I shared this experience with my real-world fellowship, and after discussing it I think we all concluded that - with some reservations - cyberchurch is a useful tool, but some folks were a bit afraid that it might draw people in so much that they don't attend a real-world church. And one man felt because you wear a cyberbody that people would find it harder to get to know the real you.

Here are my thoughts on these objections:

- I think that probably every advance in communications has raised the possibility that people will withdraw from face-to-face contact and rely on a communications tool for their spiritual life. I'll bet that in Gutenberg's day some people were afraid that printing and distributing the Bible would cause people to withdraw and take their spiritual nourishment from solitary reading. The same might be said of radio or television ministries. And, frankly, I think those people have a point. It is possible some people will prefer a cyberchurch to a real-world church.

I'd generally prefer people don't abandon real-world churches since a cyberchurch is only an approximation of real people getting together in real bodies to worship God - though in some cases I think a cyber-church would be better than attending a dead real-world church.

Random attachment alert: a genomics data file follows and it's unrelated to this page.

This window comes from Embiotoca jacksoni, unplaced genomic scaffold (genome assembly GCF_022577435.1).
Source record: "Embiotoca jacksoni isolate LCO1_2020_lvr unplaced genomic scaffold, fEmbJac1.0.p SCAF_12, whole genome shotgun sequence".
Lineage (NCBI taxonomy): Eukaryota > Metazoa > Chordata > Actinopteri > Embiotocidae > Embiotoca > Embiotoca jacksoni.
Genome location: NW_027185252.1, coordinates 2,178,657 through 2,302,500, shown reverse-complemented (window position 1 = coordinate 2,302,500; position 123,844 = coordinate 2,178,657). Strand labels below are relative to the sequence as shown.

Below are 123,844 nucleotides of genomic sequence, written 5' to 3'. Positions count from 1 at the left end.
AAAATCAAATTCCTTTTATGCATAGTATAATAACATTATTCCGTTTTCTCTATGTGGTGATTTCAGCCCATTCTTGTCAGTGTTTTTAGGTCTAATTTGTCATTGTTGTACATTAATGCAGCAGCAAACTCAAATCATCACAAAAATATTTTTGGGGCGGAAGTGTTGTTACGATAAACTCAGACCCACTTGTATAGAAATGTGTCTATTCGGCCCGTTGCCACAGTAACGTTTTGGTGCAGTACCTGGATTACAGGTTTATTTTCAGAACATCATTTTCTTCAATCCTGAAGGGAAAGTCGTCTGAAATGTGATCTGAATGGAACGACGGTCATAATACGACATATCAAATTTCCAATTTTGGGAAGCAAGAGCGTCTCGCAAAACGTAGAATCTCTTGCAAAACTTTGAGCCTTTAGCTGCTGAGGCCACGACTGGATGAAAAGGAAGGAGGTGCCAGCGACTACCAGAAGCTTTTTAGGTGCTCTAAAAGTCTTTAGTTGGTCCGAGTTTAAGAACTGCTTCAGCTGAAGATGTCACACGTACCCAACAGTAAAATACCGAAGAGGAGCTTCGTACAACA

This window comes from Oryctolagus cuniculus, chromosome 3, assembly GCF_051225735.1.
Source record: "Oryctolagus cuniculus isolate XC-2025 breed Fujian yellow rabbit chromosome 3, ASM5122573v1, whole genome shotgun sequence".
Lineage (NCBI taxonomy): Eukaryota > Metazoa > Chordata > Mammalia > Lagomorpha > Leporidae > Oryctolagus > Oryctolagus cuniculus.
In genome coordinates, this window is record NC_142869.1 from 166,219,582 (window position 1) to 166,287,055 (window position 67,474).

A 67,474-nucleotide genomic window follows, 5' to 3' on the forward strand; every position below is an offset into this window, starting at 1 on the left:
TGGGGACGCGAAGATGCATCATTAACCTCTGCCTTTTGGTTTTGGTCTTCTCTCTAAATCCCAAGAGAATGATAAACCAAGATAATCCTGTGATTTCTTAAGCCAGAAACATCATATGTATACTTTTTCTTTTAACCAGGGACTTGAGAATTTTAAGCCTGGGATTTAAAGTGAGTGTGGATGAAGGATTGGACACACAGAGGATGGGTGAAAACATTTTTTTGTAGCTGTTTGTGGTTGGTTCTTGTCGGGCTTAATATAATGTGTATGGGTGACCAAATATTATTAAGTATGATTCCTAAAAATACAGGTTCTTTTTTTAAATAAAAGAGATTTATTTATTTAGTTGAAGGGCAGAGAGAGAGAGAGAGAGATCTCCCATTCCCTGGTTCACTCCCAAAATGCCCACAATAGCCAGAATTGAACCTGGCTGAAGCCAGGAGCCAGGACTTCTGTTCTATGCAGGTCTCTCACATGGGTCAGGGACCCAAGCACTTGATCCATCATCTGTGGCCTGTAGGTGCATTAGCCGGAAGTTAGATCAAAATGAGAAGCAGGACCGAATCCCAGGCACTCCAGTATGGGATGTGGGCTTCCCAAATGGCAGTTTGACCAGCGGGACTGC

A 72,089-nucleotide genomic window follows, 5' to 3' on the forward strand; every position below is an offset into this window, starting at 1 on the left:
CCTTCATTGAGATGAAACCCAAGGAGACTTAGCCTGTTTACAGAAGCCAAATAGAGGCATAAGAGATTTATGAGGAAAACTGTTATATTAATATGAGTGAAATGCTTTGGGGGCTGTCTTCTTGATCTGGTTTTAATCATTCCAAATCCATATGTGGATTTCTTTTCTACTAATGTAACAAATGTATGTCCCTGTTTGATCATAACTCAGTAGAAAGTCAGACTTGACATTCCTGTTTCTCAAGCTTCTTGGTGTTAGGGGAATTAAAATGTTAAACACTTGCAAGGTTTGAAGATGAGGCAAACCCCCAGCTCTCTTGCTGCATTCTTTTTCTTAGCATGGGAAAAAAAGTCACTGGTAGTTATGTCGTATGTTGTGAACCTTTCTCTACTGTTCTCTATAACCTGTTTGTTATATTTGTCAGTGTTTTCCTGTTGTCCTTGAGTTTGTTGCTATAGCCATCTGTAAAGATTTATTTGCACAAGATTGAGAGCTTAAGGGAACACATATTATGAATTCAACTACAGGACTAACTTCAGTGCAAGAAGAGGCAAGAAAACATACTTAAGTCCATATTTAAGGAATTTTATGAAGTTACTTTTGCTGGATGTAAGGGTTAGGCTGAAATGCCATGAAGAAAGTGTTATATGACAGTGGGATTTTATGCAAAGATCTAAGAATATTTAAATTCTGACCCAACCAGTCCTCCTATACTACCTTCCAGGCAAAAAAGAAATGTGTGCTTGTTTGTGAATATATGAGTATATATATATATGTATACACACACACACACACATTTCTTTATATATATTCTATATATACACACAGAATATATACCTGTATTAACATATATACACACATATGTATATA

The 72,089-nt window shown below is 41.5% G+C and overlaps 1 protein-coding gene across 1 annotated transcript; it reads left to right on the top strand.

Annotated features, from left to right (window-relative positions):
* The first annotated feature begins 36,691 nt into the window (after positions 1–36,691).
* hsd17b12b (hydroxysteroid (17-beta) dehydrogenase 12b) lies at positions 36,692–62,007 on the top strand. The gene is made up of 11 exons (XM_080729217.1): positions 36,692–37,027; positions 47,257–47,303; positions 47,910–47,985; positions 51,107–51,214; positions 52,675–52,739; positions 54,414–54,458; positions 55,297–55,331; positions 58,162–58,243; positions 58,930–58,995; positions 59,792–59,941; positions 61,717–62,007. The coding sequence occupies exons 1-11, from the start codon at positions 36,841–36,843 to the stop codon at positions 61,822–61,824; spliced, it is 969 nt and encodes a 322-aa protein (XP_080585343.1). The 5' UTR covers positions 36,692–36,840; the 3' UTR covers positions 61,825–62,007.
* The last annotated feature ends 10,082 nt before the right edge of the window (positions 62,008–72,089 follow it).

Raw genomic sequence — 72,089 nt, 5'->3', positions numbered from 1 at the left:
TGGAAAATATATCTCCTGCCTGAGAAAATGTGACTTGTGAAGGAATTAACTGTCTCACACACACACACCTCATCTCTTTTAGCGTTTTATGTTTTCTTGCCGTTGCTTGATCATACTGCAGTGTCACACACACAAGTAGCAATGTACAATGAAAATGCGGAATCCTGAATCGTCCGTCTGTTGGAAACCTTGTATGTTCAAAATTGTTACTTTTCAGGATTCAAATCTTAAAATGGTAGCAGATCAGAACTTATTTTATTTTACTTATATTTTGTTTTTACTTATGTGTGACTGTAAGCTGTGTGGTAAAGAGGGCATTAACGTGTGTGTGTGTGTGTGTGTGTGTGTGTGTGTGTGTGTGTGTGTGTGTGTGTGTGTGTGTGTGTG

- On the question of people hiding behind masks in the cyberworld, I think that may be true, but I think it probably works both ways. While your real face and manerisms can reveal much of your inner self to a discerning observer, I wonder if people in the cyberworld, who can choose their own bodies, aren't in a way choosing a body they believe expresses their deeper self. Also, I'd ask if the anonymity of the cyber-world doesn't make people feel a bit safer to reveal their inner selves since nobody need know who they are in the real world.

I don't think a cyber-church is for everybody. In fact, I think my visits will probably be just occasional, but I can think of some examples where they'd be a huge blessing:

1. For people who are physically isolated.

2. For those with health problems who are unable to leave their homes.

3. As an outreach to various groups of people. You could have a traditional church, a contemporary one, a punk one, a goth one, churches for various ethnicities. Whatever. I think you will find the cost of building facilities in the cyber-world compares favorably with the cost of building in the real world.

4. As a meeting place for Christians in closed countries for whom it is dangerous - or too distant - to get together in person.

5. For a mid-week fellowship group.

6. As a place for fellowships begun in the real world to continue when people move away. For example, a college Christian group could maintain itself when everybody graduates.

For a good introduction to the concept of cyber churches, see the Living Sounds Web page by the pastor of the ALM CyberChurch. If you'd like to visit the church, you need to sign up for Second Life (a basic account is free) and download the special Second Life browser. When you've done that, you can go directly to the church by clicking here: secondlife://Vine/173/75 .